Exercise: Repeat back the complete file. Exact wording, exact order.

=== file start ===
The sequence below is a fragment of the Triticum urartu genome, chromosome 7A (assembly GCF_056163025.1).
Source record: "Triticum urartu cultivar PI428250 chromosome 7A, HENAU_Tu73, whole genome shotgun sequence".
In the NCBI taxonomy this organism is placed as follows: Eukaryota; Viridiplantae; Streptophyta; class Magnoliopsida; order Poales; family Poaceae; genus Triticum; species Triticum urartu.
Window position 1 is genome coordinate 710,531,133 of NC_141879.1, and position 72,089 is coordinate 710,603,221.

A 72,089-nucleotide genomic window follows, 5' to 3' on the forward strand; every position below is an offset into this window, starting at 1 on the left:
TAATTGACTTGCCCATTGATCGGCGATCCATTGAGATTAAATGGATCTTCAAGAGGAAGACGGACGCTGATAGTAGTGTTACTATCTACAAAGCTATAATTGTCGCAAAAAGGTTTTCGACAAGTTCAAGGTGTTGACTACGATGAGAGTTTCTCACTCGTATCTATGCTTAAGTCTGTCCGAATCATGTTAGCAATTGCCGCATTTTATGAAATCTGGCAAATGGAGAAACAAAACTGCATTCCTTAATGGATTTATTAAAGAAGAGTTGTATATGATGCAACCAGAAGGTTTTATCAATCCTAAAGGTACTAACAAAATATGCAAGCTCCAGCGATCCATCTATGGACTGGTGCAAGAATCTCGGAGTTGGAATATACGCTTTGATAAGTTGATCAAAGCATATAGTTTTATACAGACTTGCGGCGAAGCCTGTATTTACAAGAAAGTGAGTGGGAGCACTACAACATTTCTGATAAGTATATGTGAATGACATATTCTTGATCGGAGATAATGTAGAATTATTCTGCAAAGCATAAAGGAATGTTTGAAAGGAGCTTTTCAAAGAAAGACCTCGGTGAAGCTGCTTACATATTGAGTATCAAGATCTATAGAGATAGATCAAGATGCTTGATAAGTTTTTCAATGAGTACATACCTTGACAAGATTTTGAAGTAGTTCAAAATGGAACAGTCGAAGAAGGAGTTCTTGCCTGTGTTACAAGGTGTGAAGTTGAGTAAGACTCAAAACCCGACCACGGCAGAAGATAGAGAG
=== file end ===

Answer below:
The sequence below is a fragment of the Triticum urartu genome, chromosome 7A (assembly GCF_056163025.1).
Source record: "Triticum urartu cultivar PI428250 chromosome 7A, HENAU_Tu73, whole genome shotgun sequence".
In the NCBI taxonomy this organism is placed as follows: Eukaryota; Viridiplantae; Streptophyta; class Magnoliopsida; order Poales; family Poaceae; genus Triticum; species Triticum urartu.
Window position 1 is genome coordinate 710,531,133 of NC_141879.1, and position 72,089 is coordinate 710,603,221.

A 72,089-nucleotide genomic window follows, 5' to 3' on the forward strand; every position below is an offset into this window, starting at 1 on the left:
TAATTGACTTGCCCATTGATCGGCGATCCATTGAGATTAAATGGATCTTCAAGAGGAAGACGGACGCTGATAGTAGTGTTACTATCTACAAAGCTATAATTGTCGCAAAAAGGTTTTCGACAAGTTCAAGGTGTTGACTACGATGAGAGTTTCTCACTCGTATCTATGCTTAAGTCTGTCCGAATCATGTTAGCAATTGCCGCATTTTATGAAATCTGGCAAATGGAGAAACAAAACTGCATTCCTTAATGGATTTATTAAAGAAGAGTTGTATATGATGCAACCAGAAGGTTTTATCAATCCTAAAGGTACTAACAAAATATGCAAGCTCCAGCGATCCATCTATGGACTGGTGCAAGAATCTCGGAGTTGGAATATACGCTTTGATAAGTTGATCAAAGCATATAGTTTTATACAGACTTGCGGCGAAGCCTGTATTTACAAGAAAGTGAGTGGGAGCACTACAACATTTCTGATAAGTATATGTGAATGACATATTCTTGATCGGAGATAATGTAGAATTATTCTGCAAAGCATAAAGGAATGTTTGAAAGGAGCTTTTCAAAGAAAGACCTCGGTGAAGCTGCTTACATATTGAGTATCAAGATCTATAGAGATAGATCAAGATGCTTGATAAGTTTTTCAATGAGTACATACCTTGACAAGATTTTGAAGTAGTTCAAAATGGAACAGTCGAAGAAGGAGTTCTTGCCTGTGTTACAAGGTGTGAAGTTGAGTAAGACTCAAAACCCGACCACGGCAGAAGATAGAGAG